Watching TV is also fun.   Even though I’m into my 40s, I still enjoy a certain amount of children’s programming.  Cartoons can be fun.  With three kids of my own, our family is filled with various cartoons at any one time during the day.  I figure if we have to watch cartoons anyway, why not watch them in French?  There is certainly no reason why my children can’t profit from a dose of another language just as much as I can.  The benefit of most entertainment television around the world is that most of it comes from the United States or Canada.  So chances are what you will be watching is a simple translation of a North American production.  Being more familiar with the characters and plot line makes it much more easy understanding the language.  A frequent benefit of watching television in a foreign language is that you will take a walk down memory lane.  Many programs enjoyed by Americans are only now due to syndication etc., being enjoyed overseas.  Watch programming in your favorite language and rediscover Baywatch, Dallas, or even Charlie’s Angels.
Gaining access to another countries television is easy.  Check with your cable company.  Chances are for a few extra dollars you can watch programming in just about any language you choose.  If your cable company doesn’t offer any, consider getting a satellite dish.  Nowadays such a choice is much more economical than it was in the past.  In addition with modern technology, you can easily record your favorite programming for leisurely review and practice on your own terms and on your own time.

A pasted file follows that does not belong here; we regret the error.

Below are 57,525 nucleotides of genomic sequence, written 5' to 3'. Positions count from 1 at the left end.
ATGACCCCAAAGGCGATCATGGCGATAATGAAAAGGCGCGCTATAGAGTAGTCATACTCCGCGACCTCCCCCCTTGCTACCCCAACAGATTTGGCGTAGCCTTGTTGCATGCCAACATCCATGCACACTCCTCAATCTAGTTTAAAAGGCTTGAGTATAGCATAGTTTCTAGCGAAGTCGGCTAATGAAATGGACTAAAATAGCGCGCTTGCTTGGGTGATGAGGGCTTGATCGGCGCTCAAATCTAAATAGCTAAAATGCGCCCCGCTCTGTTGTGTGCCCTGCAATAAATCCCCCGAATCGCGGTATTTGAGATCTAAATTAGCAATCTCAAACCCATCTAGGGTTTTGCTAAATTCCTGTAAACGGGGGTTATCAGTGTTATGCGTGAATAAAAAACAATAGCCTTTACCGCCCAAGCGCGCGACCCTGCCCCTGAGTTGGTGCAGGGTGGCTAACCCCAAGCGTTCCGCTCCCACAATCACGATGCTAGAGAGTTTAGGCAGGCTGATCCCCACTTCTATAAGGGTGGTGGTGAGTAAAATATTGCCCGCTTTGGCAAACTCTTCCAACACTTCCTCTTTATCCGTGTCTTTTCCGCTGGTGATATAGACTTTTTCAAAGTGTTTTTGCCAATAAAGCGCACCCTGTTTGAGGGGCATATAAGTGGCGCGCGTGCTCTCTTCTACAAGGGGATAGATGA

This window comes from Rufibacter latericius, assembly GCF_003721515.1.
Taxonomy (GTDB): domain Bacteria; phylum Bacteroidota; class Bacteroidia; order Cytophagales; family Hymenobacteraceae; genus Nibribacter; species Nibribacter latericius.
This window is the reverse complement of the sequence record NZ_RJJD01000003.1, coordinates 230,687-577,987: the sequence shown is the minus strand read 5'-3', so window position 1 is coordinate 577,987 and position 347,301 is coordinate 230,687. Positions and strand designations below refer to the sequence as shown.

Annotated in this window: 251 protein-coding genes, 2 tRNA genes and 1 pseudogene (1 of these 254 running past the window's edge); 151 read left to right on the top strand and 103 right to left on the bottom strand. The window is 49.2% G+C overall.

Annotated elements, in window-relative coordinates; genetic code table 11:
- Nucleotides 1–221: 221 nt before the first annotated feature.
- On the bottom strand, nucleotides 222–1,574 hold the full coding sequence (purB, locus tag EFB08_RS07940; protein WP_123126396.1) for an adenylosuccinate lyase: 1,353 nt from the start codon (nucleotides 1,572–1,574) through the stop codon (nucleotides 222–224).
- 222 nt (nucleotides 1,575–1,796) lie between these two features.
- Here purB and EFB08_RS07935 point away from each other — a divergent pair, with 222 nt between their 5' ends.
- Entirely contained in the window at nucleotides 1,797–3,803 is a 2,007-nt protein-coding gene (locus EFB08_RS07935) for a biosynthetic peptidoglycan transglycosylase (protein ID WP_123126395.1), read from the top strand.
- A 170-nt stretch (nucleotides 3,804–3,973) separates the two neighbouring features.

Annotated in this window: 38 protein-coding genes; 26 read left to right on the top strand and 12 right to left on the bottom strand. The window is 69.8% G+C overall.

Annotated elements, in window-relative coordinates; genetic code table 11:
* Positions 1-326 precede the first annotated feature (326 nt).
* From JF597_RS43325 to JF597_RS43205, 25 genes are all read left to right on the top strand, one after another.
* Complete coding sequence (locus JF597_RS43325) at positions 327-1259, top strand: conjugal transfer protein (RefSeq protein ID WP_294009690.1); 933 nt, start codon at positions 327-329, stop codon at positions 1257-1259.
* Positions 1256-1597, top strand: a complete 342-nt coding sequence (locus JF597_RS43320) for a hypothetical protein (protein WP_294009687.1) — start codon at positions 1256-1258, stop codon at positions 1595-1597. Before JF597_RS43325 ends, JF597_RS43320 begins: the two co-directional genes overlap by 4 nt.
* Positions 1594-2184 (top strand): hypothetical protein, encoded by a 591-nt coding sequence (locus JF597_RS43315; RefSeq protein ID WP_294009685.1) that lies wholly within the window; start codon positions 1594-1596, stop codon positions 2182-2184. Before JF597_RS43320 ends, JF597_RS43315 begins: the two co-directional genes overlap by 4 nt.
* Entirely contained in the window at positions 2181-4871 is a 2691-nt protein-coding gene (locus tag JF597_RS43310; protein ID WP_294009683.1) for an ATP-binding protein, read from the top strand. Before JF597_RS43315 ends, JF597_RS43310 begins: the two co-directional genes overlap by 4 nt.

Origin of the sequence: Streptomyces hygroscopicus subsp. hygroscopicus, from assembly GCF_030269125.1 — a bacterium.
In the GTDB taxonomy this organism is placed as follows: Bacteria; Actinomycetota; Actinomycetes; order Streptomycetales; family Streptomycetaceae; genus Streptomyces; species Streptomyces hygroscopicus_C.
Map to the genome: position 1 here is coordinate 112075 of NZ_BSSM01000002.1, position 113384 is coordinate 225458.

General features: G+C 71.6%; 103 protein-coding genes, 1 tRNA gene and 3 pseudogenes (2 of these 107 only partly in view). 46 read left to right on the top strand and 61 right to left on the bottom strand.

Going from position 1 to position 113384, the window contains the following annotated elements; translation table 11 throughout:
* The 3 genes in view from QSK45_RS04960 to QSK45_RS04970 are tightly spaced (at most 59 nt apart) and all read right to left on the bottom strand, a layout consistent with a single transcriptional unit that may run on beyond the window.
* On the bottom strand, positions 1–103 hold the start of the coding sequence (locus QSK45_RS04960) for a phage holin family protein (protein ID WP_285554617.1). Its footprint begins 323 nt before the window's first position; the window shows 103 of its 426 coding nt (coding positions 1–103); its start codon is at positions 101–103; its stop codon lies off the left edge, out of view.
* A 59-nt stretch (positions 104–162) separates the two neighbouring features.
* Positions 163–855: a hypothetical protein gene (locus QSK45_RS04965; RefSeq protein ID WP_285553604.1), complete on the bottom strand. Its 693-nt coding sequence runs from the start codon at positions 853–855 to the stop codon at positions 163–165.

Yes it is possible to live where obtaining such television programming is next to impossible.  So what do you do?  The answer is simple.  Buy a DVD!  Most of the DVDs now on the market have many additional features.  The most common feature is that they usually have either a subtitled or voiced-over version of your favorite movie in French or Spanish.  Most people skip right past the choices of language and simply watch their favorite film in English?  Why?  An excellent opportunity exists.  Spice up your life and watch the movie in French!  Or if you have a family filled with not so adventurous relatives, watch the movie in English with French subtitles.  I may not always enjoy watching a “chick flick” with my wife, but if I know that I can watch it with French subtitles, at least I know that I’m exercising my brain, while I’m enjoying time with my wife.  Using the language feature on most DVDs is a resource many people simply miss.  When studying a foreign language, it is a feature that is a must.